Suite for Piano Trio in A Major, Op.35
Horatio Parker (1863-1919) was born in Auburndale, Massachusetts. He first studied composition with George Chadwick at the New England Conservatory in Boston and subsequently with Josef Rheinberger at the Bavarian Royal Conservatory in Munich. Like other American composers working at this time, he was primarily influenced by the major German Romantic composers. He enjoyed a long career as a teacher, first at the National Conservatory in New York under Dvorak's directorship and subsequently as a Professor and Dean of the Yale Music School. He wrote in most genres but today is primarily remembered for his vocal compositions.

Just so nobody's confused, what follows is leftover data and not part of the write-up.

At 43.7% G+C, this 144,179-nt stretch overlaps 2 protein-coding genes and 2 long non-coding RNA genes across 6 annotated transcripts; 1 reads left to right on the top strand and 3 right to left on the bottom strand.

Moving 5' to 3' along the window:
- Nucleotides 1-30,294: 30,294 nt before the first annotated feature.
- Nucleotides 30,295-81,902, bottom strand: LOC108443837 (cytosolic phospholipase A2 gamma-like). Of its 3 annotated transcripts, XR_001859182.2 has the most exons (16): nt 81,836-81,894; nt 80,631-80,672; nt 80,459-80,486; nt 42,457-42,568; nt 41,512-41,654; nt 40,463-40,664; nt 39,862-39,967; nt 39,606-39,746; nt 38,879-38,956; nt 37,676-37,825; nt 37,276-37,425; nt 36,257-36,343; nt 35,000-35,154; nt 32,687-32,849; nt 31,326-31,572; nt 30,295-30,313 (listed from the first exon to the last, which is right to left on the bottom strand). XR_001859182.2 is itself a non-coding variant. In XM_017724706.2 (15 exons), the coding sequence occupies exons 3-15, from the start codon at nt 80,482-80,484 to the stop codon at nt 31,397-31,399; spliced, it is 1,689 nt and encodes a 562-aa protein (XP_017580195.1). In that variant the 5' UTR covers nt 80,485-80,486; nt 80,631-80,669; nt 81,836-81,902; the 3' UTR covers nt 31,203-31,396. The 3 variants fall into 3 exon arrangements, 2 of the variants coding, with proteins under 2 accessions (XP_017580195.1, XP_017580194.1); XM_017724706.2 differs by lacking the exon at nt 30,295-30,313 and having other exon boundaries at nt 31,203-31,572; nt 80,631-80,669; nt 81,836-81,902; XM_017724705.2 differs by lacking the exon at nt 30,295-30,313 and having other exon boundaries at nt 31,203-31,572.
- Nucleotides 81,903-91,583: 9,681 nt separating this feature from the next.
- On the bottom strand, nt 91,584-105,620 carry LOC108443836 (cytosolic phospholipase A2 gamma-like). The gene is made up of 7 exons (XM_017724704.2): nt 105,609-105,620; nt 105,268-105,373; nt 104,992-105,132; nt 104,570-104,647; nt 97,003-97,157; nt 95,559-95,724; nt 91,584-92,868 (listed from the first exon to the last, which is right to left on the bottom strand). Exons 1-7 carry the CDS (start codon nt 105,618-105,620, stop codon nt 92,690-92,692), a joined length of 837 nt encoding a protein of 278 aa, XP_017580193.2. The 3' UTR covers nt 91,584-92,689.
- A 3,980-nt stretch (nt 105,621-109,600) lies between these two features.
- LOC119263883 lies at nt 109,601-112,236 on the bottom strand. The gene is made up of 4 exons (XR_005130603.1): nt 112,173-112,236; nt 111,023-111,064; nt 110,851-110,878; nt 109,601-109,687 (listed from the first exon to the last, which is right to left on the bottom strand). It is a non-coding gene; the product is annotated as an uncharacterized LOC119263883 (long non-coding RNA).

Composed in 1904, the Suite for Piano Trio clearly harks back to that popular in the baroque era as it follows the format of a Bach dance suite, but its style is that of the romantic era and not the baroque. The opening movement, Prelude, in the piano part, with its arpeggios, resembles a Bach prelude, but the long-lined, yearning string melodies are something not found in Bach. The second movement, Tempo di Menuetto, in structure resembles the formal minuet, but the melody and rhythm are clearly those of a romantic waltz. A slow movement, entitled Romance, follows. The main section is lush and yearning but a the contrasting middle section is lighter and almost playful. The finale, an Allegro, though not so marked, is clearly a march dominated by its dotted rhythms. Here the middle section is faster and more lyrical.
Unavailable for many years, this is a beautiful work, light and appealing and highly polished. It would be a sure pleaser in concert but also should make friends among amateur trio players.